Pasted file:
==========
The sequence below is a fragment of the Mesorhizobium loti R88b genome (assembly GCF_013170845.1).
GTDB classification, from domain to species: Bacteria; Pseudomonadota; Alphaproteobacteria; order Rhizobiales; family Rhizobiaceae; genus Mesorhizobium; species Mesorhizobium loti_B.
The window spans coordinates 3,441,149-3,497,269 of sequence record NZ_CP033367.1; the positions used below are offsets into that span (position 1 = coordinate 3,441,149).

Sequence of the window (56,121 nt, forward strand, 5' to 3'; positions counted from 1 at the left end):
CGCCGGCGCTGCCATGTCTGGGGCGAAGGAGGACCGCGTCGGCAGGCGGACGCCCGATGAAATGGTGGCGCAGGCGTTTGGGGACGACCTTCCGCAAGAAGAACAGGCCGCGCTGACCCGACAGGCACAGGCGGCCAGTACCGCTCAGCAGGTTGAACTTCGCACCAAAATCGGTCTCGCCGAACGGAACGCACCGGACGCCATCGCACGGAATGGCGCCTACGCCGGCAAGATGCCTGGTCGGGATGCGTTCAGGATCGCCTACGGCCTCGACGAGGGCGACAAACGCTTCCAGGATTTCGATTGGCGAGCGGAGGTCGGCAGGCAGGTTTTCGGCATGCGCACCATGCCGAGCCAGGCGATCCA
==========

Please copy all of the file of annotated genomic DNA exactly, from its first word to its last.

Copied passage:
The sequence below is a fragment of the Mesorhizobium loti R88b genome (assembly GCF_013170845.1).
GTDB classification, from domain to species: Bacteria; Pseudomonadota; Alphaproteobacteria; order Rhizobiales; family Rhizobiaceae; genus Mesorhizobium; species Mesorhizobium loti_B.
The window spans coordinates 3,441,149-3,497,269 of sequence record NZ_CP033367.1; the positions used below are offsets into that span (position 1 = coordinate 3,441,149).

Sequence of the window (56,121 nt, forward strand, 5' to 3'; positions counted from 1 at the left end):
CGCCGGCGCTGCCATGTCTGGGGCGAAGGAGGACCGCGTCGGCAGGCGGACGCCCGATGAAATGGTGGCGCAGGCGTTTGGGGACGACCTTCCGCAAGAAGAACAGGCCGCGCTGACCCGACAGGCACAGGCGGCCAGTACCGCTCAGCAGGTTGAACTTCGCACCAAAATCGGTCTCGCCGAACGGAACGCACCGGACGCCATCGCACGGAATGGCGCCTACGCCGGCAAGATGCCTGGTCGGGATGCGTTCAGGATCGCCTACGGCCTCGACGAGGGCGACAAACGCTTCCAGGATTTCGATTGGCGAGCGGAGGTCGGCAGGCAGGTTTTCGGCATGCGCACCATGCCGAGCCAGGCGATCCA